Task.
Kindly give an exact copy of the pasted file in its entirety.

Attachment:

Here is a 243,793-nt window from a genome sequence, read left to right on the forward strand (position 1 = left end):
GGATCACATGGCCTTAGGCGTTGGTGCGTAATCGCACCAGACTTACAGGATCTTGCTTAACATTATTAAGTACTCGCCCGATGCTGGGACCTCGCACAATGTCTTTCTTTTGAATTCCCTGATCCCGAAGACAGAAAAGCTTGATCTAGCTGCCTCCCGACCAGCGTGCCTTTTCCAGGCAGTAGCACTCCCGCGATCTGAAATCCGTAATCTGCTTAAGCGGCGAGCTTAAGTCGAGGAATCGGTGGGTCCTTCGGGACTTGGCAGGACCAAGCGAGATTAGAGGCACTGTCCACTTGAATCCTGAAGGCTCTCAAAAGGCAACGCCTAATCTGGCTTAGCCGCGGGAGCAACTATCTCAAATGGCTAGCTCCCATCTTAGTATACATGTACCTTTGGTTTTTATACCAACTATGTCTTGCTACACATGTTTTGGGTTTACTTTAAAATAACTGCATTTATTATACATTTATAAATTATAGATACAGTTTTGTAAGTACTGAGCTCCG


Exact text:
Here is a 243,793-nt window from a genome sequence, read left to right on the forward strand (position 1 = left end):
GGATCACATGGCCTTAGGCGTTGGTGCGTAATCGCACCAGACTTACAGGATCTTGCTTAACATTATTAAGTACTCGCCCGATGCTGGGACCTCGCACAATGTCTTTCTTTTGAATTCCCTGATCCCGAAGACAGAAAAGCTTGATCTAGCTGCCTCCCGACCAGCGTGCCTTTTCCAGGCAGTAGCACTCCCGCGATCTGAAATCCGTAATCTGCTTAAGCGGCGAGCTTAAGTCGAGGAATCGGTGGGTCCTTCGGGACTTGGCAGGACCAAGCGAGATTAGAGGCACTGTCCACTTGAATCCTGAAGGCTCTCAAAAGGCAACGCCTAATCTGGCTTAGCCGCGGGAGCAACTATCTCAAATGGCTAGCTCCCATCTTAGTATACATGTACCTTTGGTTTTTATACCAACTATGTCTTGCTACACATGTTTTGGGTTTACTTTAAAATAACTGCATTTATTATACATTTATAAATTATAGATACAGTTTTGTAAGTACTGAGCTCCG